Na Cēta­nākara­nīya Sutta

May 21, 2018; revised May 23, 2018; November 19, 2021; July 23, 2022

1. “Na Cēta­nākara­nīya Sutta” is the correct name of the sutta, NOT “Cēta­nākara­nīya Sutta,” as it is entitled on several websites, including the Sutta Central website: “Cetanākaraṇīya Sutta (AN 11.2)“. The English translation there is entitled accordingly and erroneously: “Making a Wish.”

  • Cetana is what one intends or wishes; karaniya means “what one should do,” and “na” means “not.” The sutta is the teaching: “Just by wishing such and such, one will not get to Nibbāna.”
  • The correct title appears in the Pāli/Sinhala Buddha Jayanthi Tipiṭaka Series XXIII, Angutttara Nikāya (Part 6, p.586).
  • Therefore, the English title of the sutta should be something like “Making a Wish Will Not Work.”

2. It is a fairly short sutta. So, I decided to translate the full sutta and put it side-by-side with the Pāli version so that one can see how it is translated.

  • As mentioned above, there is no point in just chanting or repeating to oneself, “May I be free of this, May I be that,” etc.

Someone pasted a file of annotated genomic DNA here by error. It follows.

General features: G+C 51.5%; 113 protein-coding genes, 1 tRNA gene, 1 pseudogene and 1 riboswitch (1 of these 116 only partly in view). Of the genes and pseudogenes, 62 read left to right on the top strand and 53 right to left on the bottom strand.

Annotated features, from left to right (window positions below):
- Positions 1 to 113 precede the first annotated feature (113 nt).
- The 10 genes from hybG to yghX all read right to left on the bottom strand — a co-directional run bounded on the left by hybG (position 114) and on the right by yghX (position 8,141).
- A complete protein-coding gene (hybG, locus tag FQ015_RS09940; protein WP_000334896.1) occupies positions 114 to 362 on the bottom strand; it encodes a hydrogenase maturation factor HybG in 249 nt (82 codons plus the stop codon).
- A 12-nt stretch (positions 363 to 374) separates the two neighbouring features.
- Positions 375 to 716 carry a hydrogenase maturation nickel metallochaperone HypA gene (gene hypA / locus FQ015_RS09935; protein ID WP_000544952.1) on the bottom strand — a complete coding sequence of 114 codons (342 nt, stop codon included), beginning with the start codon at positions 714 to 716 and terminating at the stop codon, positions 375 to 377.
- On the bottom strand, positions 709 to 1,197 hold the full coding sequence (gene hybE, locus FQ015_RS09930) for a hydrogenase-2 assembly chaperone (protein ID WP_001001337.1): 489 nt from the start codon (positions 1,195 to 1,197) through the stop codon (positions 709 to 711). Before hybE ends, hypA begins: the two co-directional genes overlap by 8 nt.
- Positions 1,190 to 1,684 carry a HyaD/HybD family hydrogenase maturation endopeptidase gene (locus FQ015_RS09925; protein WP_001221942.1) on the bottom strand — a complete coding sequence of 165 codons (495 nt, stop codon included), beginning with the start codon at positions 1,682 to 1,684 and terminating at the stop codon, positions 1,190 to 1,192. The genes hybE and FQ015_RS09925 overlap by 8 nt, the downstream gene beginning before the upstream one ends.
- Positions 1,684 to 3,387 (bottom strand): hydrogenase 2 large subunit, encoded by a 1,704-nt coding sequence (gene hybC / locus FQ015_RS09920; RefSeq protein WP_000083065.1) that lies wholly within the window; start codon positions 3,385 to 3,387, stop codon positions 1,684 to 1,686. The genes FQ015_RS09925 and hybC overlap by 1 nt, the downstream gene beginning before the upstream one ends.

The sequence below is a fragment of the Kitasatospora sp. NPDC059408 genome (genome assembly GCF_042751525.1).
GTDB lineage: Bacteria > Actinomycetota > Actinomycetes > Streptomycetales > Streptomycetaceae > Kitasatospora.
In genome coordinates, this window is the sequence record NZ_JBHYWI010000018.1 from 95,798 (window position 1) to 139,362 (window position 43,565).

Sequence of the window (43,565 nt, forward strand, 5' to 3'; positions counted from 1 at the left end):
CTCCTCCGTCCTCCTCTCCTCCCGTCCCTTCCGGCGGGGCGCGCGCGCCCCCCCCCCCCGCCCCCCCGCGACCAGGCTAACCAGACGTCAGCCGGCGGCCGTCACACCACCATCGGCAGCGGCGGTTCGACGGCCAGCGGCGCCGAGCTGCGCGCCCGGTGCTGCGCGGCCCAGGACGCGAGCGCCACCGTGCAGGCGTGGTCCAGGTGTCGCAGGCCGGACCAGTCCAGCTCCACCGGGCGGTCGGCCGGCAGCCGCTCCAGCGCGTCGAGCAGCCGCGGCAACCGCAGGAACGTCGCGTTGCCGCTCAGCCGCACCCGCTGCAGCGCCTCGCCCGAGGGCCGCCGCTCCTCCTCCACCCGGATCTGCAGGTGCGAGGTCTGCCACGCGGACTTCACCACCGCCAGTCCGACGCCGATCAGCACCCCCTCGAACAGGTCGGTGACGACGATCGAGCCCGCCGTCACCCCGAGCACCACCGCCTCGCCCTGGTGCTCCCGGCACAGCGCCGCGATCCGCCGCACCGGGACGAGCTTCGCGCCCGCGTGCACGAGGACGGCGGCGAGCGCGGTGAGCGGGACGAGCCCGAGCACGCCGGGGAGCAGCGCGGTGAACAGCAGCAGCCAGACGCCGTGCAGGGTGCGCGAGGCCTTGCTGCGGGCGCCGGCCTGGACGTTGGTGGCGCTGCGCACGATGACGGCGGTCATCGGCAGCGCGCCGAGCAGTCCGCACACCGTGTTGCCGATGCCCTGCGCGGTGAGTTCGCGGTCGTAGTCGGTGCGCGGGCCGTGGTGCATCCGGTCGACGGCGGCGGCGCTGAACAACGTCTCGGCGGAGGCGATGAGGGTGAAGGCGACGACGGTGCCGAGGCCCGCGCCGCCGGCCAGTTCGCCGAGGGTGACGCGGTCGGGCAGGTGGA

• One must map out what must be done to stop future suffering and follow that path. There are no easy solutions like sitting down in a quiet place and just chanting or meditating, even though that should be a part of the whole process.
  • This step-by-step process is summarized clearly in the sutta.
  • I have put in bold every other verse, so it would be easier to match the English and Pāli verses.


“For a person engaged in moral conduct (sila), and is thus moral and virtuous, there is no need to wish (cetanā): “May I be able to act with a calm mind.” Agitation of the mind does not arise in a person engaged in sila and is virtuous.

“For a person free from an agitated mind, there is no need to wish (cetanā): “May happiness arises in me.” Happiness (tranquility) arises naturally in a person free from agitation of the mind.

“For a  person with happiness (tranquility of mind), there is no need to wish (cetanā): “May joy arises in me.” Joy arises in a person with a peaceful mind.

“For a joyful person, there is no need to wish (cetanā): “May I feel lightness in the body.” A joyful person attains bodily lightness (passaddhi).

“For a person with bodily lightness, there is no need to wish (cetanā): “May I experience sukha.” A person with bodily lightness experiences sukha.

“For a person experiencing sukha, there is no need to wish (cetanā): “May my mind get to samādhi.” Naturally, the mind of a person experiencing sukha gets to samādhi.

“For a person who gets to samādhi, there is no need to wish (cetanā): “May I know and see the true nature of things in this world (yathābhūta ñāna or comprehension of Tilakkhana).” A person who gets to samādhi will see the true nature of this world. (Here, it is assumed that one has learned Tilakkhana from an Ariya; see #3 and #4 below).